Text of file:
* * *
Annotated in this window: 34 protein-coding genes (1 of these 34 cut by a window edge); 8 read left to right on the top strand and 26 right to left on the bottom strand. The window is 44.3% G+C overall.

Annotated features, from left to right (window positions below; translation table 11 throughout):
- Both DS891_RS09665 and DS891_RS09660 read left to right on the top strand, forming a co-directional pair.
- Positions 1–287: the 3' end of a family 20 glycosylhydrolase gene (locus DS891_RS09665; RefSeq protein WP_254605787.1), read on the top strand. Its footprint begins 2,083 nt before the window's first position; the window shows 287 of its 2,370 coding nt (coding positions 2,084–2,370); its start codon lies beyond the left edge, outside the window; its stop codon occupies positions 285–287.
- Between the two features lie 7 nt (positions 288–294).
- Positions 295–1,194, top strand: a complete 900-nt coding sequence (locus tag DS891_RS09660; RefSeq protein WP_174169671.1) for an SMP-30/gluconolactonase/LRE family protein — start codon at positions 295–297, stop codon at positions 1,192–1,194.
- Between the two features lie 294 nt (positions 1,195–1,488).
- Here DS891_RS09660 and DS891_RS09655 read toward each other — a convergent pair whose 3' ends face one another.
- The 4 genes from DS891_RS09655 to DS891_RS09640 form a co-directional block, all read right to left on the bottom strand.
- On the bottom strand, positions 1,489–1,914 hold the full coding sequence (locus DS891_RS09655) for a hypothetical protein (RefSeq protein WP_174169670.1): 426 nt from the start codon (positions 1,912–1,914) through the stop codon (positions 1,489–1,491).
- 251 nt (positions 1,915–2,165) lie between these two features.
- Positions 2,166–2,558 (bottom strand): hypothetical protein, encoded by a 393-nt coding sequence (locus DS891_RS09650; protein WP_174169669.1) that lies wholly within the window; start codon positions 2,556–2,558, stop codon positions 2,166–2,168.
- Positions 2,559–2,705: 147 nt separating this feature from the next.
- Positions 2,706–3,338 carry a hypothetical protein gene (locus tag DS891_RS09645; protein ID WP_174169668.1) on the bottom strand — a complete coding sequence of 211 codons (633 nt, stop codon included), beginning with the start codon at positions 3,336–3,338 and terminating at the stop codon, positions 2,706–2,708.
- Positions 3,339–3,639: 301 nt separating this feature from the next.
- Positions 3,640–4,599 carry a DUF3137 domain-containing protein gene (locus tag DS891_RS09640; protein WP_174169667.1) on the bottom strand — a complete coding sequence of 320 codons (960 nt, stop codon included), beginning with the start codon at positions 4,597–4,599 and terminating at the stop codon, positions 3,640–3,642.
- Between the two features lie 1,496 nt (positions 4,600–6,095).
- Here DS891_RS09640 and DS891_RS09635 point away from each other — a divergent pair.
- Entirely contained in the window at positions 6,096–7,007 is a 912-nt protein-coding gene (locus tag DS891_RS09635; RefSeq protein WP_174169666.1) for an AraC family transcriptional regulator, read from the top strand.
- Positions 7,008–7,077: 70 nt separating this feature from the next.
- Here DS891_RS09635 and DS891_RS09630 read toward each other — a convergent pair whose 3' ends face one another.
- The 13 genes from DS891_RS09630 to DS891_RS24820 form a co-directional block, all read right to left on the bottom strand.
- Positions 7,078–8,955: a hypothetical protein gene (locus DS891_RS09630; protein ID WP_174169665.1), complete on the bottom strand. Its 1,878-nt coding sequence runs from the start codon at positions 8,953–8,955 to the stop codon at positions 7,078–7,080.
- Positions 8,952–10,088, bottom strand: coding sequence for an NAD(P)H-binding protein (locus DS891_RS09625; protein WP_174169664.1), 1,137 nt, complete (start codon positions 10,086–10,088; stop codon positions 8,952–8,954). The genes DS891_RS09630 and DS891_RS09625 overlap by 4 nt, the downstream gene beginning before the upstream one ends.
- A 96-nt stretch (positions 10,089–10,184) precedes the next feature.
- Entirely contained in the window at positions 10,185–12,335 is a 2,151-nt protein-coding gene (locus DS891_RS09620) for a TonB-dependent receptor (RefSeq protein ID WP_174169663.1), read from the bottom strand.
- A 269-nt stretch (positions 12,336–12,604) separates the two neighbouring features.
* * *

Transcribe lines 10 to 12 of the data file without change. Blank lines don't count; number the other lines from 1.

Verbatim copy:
- On the bottom strand, positions 1,489–1,914 hold the full coding sequence (locus DS891_RS09655) for a hypothetical protein (RefSeq protein WP_174169670.1): 426 nt from the start codon (positions 1,912–1,914) through the stop codon (positions 1,489–1,491).
- 251 nt (positions 1,915–2,165) lie between these two features.
- Positions 2,166–2,558 (bottom strand): hypothetical protein, encoded by a 393-nt coding sequence (locus DS891_RS09650; protein WP_174169669.1) that lies wholly within the window; start codon positions 2,556–2,558, stop codon positions 2,166–2,168.